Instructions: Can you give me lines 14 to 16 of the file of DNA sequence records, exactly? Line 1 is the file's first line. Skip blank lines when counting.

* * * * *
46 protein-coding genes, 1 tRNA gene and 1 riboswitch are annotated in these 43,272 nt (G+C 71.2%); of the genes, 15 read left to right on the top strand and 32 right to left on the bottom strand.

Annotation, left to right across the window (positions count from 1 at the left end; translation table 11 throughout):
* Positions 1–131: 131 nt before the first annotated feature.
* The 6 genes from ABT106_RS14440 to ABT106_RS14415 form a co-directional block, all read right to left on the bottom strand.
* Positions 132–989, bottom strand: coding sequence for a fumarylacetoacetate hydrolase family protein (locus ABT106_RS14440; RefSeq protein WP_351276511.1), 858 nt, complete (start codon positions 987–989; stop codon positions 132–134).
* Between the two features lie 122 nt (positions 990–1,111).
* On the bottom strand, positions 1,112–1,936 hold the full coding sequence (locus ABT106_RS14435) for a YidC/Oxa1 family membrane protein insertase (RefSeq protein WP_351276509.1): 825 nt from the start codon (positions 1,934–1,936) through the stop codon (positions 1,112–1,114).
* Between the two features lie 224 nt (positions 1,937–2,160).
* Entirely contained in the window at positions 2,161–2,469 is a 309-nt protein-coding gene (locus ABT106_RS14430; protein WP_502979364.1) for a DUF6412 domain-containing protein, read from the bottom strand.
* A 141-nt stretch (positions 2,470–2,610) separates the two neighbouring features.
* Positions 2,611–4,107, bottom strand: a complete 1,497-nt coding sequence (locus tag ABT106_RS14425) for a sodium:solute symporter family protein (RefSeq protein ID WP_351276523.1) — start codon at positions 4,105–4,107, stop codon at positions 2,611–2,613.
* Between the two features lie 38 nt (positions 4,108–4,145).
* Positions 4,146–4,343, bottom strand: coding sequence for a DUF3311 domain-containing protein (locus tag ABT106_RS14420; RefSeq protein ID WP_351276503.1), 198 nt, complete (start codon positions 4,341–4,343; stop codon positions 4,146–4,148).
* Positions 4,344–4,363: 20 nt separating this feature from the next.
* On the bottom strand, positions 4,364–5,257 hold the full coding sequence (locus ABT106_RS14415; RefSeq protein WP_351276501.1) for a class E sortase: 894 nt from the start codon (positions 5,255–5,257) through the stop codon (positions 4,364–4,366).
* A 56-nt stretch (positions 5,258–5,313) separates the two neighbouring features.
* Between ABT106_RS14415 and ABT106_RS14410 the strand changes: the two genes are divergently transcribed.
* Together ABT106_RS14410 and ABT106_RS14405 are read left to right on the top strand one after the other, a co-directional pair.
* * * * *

* Positions 4,344–4,363: 20 nt separating this feature from the next.
* On the bottom strand, positions 4,364–5,257 hold the full coding sequence (locus ABT106_RS14415; RefSeq protein WP_351276501.1) for a class E sortase: 894 nt from the start codon (positions 5,255–5,257) through the stop codon (positions 4,364–4,366).
* A 56-nt stretch (positions 5,258–5,313) separates the two neighbouring features.